Technology and Crime Analysis
With the passing time, criminals have globally become sophisticated and intelligent giving a hard time to the law enforcement agencies. The criminals have increasingly used variable new criminal technologies to commit their crimes. In the effort to cope with the increase in criminals’ efficiencies, law enforcement agencies are looking for current ways to detect and prevent crimes (Tilley, 2013). In the present world, technology plays an important role in every aspect of life, with reference to, criminals busting as it is daily used by the law enforcement agencies as they are increasingly becoming dependent on it. Different users could adopt several technological applications. For example, the crime analysis technology has evolved from a simple fingerprint reader to complex crime software’s with the capacity of analyzing crime patterns. These have brought an overhaul to contribution of crime reduction rates with current crime busting technologies.
The type of technology necessary for accurate crime analysis
- a) Geomapping crime patterns: Geographic information systems (GIS) are automated systems for the capture and storage, retrieval and analysis of spatial data. By visually representing diverse data sources located geographically, such as the crime locations, property values and racial ethnic positions, it is possible to manipulate geographic information in an exciting manner (Wortley & Mazerolle, 2013). For example, the NYPD used the pin maps to represent crime patterns for decades. Furthermore, the criminologists have examined spatial trends on crimes as well as the social ecology of crimes. GIS has revolutionized the way in which the problem oriented policing are conducted. GIS enables the police to overlay diverse data contributing to the true understanding of a specific problem. For instance, a series of burglaries can be displayed on the crime map, corresponding to the problem-solving Furthermore, GIS plays a critical role in jumpstarting the crime analysis process, allowing the police to formulate a hypothesis on the occurrence of the problem.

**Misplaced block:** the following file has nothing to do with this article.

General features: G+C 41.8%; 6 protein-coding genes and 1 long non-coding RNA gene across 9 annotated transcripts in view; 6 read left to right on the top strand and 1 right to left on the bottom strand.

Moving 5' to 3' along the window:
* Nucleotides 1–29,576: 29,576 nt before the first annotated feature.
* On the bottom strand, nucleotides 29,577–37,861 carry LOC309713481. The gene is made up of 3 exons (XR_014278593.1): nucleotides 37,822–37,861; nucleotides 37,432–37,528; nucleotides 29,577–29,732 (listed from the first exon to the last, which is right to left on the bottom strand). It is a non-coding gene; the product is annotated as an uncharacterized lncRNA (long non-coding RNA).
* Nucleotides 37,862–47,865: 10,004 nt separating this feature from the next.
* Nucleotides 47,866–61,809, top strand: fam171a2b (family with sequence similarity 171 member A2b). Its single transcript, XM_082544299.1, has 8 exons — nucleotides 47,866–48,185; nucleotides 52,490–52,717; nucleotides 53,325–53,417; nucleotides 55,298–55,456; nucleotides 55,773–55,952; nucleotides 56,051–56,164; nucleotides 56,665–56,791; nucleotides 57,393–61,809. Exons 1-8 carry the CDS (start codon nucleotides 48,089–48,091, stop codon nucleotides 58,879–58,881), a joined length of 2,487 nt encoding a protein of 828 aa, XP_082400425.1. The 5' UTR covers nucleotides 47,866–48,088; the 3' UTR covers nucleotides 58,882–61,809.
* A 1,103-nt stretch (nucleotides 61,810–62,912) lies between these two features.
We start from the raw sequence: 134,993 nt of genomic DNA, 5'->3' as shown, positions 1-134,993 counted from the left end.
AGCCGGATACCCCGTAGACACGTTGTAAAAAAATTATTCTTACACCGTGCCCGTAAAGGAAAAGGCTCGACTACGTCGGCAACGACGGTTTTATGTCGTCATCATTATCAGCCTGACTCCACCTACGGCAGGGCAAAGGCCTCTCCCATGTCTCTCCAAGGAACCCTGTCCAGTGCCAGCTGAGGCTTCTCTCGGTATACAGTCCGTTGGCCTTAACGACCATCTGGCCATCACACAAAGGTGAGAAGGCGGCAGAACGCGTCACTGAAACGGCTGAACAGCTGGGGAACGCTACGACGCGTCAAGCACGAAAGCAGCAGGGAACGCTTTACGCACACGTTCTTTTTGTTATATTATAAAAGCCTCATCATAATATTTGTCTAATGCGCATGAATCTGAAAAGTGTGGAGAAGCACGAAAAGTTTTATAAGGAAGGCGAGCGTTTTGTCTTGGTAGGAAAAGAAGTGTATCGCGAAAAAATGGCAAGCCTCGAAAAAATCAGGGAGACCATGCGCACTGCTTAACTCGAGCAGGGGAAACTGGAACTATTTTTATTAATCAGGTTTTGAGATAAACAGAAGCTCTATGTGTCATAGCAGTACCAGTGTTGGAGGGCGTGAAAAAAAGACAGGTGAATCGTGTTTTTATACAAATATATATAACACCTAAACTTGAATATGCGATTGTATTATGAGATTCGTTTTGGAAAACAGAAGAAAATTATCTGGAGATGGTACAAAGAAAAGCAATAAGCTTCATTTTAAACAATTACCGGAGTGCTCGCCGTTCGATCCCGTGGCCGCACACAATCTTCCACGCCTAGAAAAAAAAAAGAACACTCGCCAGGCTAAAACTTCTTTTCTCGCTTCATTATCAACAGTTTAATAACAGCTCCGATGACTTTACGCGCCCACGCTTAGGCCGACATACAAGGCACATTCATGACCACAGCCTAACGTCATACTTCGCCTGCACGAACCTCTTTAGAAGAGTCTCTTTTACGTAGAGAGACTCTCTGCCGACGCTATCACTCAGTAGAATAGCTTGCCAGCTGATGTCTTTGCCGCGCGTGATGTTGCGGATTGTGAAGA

- b) Computer hardware: The computer hardware used for crime analysis is equivalent to the other computers used in other disciplines. The majority of the crime analysts use desktops and personal laptop computers in fieldwork and presentations. In most instances, different police departments have their own servers to present different kinds of data such as geographic data and others shared by users. The tabular and geographic data are obtained from three major kinds of data collection and storage systems. These are the computer –aided dispatch systems (CAD), record management systems (RMS) and the geographic data systems (Casey, 2011). Furthermore, crime analysts use four major types of software applications to manipulate and conduct analysis: the spreadsheet software, statistical software, data management software and the geographic information software.